This blog is here to document my latest 2009 project, an extensive recreation of the Disney 1954 movie 20,000 Leagues Under The Sea through a series of detailed miniature dioramas, all contained under my model railroad table. This will be a "crawl-thru" type attraction (What is a crawl-thru? Read about it here).

Like Disney, I usually tend to keep everything under-wraps until I unveil the final product at the end. However, by keeping everything a secret, I end up not taking any photos of my projects and it is often disappointing to not have any documentation in the end showing how everything worked and was constructed. This time, however, I will document every step in the process of the creation of the project with photos and drawings (and maybe some video) illustrating each leg of the construction. Even though the posts here will be chock-full of spoilers, it will show the amount of work that goes into this and other projects--which is often under-appreciated.

This blog includes weekly updates that consisted of notes, ideas, photos, and maybe some video of what was worked on each week up until the estimated completion date of December 2009. (It was officially finished on December 10th, 2009).

October 18, 2009

10/18/09 Update--Unused effect and Squid fight construction

Sorry for putting this off for two weeks, it just works out better this week in the situation I'm in with other stuff in the way. Construction is going ahead on the squid fight, the most anticipated scene in the whole show. We'll take a look at an unused effect for that scene and the changes made to make the scene simpler, but still have an impressive look.

Two weeks ago I started on the squid fight, but more specifically the window effect I mentioned briefly in the last update. This effect would entail the viewing window being drenched with water as if there were an actual storm on the other side of the glass. This would give a scene a storm feeling as in the movie, since wind and fog is hard to replicate for this purpose.

This effect would consist of a tray of water underneath the viewing window, with water being pumped to the top of the window to another tray. This tray is hinged and counterweighted, so when the tray filled up, it would dump all the water in it at certain intervals. The water would run down a chute, down the window, and back in the tray at the bottom.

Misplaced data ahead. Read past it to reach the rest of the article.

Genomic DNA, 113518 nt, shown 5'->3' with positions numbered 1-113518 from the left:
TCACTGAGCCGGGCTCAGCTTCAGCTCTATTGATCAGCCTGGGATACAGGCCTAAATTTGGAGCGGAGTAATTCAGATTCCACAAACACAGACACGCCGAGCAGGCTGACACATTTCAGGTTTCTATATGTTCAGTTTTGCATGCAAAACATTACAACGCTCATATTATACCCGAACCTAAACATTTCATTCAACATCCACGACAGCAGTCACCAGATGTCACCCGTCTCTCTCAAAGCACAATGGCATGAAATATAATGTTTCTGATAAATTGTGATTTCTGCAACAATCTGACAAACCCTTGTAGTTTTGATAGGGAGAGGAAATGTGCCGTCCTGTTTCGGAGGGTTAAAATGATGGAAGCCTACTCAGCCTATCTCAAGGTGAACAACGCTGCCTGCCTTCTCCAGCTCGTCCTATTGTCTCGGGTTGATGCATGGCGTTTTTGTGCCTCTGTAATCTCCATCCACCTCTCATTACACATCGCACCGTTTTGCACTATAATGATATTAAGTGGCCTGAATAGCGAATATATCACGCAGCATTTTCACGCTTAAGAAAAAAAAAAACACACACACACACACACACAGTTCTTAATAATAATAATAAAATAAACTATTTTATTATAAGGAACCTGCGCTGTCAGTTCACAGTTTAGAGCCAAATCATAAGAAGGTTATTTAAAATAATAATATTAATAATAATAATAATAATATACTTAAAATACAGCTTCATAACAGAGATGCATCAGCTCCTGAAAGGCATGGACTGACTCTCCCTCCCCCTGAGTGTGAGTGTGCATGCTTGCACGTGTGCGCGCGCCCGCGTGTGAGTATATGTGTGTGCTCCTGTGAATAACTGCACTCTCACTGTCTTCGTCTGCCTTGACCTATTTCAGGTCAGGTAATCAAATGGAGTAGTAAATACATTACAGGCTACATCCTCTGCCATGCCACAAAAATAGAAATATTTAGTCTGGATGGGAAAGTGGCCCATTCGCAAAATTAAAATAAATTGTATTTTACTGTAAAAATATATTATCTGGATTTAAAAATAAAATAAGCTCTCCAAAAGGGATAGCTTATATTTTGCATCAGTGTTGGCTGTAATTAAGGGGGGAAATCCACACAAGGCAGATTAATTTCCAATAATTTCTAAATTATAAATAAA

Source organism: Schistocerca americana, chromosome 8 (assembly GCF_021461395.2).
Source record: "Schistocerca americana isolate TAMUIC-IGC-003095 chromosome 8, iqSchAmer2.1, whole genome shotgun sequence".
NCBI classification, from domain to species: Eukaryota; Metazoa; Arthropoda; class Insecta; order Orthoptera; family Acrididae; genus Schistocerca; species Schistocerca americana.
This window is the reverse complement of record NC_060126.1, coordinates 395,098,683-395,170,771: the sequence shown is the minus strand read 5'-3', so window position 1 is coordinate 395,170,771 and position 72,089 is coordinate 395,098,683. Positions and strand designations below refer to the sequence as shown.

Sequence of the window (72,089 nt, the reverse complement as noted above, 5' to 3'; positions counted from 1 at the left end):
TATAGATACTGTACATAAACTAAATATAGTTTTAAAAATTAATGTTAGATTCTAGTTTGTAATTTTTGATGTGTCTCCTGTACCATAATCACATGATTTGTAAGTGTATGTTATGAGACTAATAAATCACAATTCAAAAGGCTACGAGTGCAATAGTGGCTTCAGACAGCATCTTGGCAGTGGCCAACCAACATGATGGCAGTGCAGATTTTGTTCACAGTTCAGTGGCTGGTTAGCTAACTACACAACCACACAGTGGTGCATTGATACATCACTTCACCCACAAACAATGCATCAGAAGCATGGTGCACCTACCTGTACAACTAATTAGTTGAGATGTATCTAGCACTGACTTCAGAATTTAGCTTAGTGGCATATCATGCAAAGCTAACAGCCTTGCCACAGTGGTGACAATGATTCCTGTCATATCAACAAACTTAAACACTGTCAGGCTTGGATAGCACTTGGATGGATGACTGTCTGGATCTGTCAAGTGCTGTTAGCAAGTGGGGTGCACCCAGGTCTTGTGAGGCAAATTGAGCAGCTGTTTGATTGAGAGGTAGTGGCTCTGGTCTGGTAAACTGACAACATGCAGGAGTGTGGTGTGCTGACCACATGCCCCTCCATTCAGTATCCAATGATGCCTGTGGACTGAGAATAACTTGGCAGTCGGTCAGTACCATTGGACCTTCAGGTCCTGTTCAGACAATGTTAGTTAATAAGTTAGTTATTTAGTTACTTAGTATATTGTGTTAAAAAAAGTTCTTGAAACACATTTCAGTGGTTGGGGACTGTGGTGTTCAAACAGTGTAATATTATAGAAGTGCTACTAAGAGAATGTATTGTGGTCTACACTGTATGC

Unfortunately, the effect only worked at it's best on paper. The thing did work, with the tray system and such, but the way the water ran down the window didn't have the right look and feel I was going towards; it was uneven and hard to control.

The maintenance of the effect was also an issue that I really didn't want to deal with, being that it is using real water. So, I decided to scrap the effect. In the end, all I did that weekend was ruin a perfectly good piece of foam core from all the water testing. I decided to go with a plain viewing window, with no added effects and such.

With no "storm effects" to be used in the scene, I found it difficult to even simulate a storm without water running down the window or fog to represent wind. All I did have was a strobe light to represent the flashed of lightning. Then I realized something. If the scene were to be only seen in flashes of light, there the scene would be completely dark. With that, there would be no need to make a fully animated squid, since it cab be a static figure with the same effect. I could also simulate the storm simply by adding lines of fishing line to represent rain--which would catch the light from the strobe and create a neat look. So really, this scene is a really easy scene to make, despite what's going on in it. Nothing would actually move because even if everything was animated.

Construction now started on the inanimate scene, but it would feel like stuff was moving because of the strobe.

The deck of the Nautilus was constructed out of foam core.

Then I worked on the backdrop, which consisted of coving the corner and painting the actual walls of the table black. I also painted the Nautilus deck at this time with a gray (I didn't think I would detail it, which I later did).


I detailed the "breathers" of the deck and sprayed the whole thing with a hammered bronze finish. The squid has also been started in this shot, the basic body out of foam.

The tentacles are currently being done out of sculpey, with a wire armature and aluminum foil to bulk out the thin layer of clay (to save on weight and material). I would do a full 10 tentacles, but since the viewer wont see all of them in the flashes of light, I'm only doing 7.

The tentacle in the foreground is the test one out of sculpey. This method of fabrication is a lot faster than trying to figure out how to make it out of flexible material.

I'm hoping to get the squid done this week and maybe 3-4 sailors that will fight it. I will be very lucky if I actually finish the scene, but I'm being realistic so I don't think that'll happen. I might also get  a head start on the next scene since that needs to be done at the end of the month too.